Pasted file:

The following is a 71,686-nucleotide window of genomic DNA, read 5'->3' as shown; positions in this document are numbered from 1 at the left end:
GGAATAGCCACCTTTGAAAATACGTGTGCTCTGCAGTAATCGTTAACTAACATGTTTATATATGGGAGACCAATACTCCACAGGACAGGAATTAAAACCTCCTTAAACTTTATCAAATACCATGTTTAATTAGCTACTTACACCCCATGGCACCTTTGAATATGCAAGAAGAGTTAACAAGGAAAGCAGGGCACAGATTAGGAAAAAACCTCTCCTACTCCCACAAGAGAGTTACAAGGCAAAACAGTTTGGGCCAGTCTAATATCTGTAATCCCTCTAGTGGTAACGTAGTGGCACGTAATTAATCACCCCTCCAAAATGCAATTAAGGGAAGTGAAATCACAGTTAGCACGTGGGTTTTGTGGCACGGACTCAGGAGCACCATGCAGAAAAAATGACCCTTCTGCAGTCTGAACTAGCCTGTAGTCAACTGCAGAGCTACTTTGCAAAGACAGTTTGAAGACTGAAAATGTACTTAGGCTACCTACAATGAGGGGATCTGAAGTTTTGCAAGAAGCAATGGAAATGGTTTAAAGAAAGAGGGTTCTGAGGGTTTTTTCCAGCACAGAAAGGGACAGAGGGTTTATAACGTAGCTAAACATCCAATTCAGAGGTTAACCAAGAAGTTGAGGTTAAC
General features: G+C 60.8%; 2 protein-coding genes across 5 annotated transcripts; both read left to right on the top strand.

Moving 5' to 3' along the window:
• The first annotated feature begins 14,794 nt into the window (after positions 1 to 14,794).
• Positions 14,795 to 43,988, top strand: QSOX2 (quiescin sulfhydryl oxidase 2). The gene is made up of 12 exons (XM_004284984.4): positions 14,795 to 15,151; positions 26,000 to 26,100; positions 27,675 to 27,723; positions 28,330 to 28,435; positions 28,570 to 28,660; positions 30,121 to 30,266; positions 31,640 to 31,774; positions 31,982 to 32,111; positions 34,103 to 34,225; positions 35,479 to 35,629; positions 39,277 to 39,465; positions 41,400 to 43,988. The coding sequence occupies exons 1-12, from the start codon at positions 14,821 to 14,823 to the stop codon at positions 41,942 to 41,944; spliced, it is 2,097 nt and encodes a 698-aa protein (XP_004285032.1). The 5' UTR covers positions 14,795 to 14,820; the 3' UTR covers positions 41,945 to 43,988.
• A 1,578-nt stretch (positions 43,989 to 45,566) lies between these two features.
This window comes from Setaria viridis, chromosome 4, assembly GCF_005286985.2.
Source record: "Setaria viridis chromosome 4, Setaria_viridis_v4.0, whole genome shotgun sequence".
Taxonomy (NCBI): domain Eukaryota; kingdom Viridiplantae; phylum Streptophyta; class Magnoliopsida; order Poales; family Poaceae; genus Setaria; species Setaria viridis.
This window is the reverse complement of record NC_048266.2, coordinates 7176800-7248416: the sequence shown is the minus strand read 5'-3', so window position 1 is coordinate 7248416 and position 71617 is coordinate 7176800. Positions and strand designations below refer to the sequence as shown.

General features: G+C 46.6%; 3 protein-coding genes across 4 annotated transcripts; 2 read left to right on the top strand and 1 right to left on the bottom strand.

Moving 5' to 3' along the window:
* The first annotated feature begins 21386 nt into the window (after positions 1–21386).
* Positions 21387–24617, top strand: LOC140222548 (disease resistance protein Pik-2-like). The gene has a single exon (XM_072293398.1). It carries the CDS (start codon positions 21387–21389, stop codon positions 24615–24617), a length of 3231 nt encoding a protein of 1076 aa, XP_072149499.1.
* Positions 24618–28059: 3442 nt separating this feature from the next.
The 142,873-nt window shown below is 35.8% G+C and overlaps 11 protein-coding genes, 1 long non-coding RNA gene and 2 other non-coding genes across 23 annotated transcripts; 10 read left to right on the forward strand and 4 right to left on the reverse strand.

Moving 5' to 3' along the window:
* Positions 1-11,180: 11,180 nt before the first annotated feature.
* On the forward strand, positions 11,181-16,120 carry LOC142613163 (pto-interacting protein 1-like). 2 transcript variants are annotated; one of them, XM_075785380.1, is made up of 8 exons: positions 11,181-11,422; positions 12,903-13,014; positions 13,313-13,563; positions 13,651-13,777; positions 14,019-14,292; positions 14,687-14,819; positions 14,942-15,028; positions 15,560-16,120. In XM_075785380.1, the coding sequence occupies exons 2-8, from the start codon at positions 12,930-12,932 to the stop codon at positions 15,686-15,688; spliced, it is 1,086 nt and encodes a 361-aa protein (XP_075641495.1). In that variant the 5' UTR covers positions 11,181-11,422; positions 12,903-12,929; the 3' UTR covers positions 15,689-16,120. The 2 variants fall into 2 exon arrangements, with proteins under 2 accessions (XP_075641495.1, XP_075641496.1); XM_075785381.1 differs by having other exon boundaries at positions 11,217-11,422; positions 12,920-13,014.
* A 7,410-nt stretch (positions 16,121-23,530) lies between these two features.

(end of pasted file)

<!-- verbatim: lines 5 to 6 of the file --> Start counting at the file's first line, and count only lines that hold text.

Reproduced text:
• The first annotated feature begins 14,794 nt into the window (after positions 1 to 14,794).
• Positions 14,795 to 43,988, top strand: QSOX2 (quiescin sulfhydryl oxidase 2). The gene is made up of 12 exons (XM_004284984.4): positions 14,795 to 15,151; positions 26,000 to 26,100; positions 27,675 to 27,723; positions 28,330 to 28,435; positions 28,570 to 28,660; positions 30,121 to 30,266; positions 31,640 to 31,774; positions 31,982 to 32,111; positions 34,103 to 34,225; positions 35,479 to 35,629; positions 39,277 to 39,465; positions 41,400 to 43,988. The coding sequence occupies exons 1-12, from the start codon at positions 14,821 to 14,823 to the stop codon at positions 41,942 to 41,944; spliced, it is 2,097 nt and encodes a 698-aa protein (XP_004285032.1). The 5' UTR covers positions 14,795 to 14,820; the 3' UTR covers positions 41,945 to 43,988.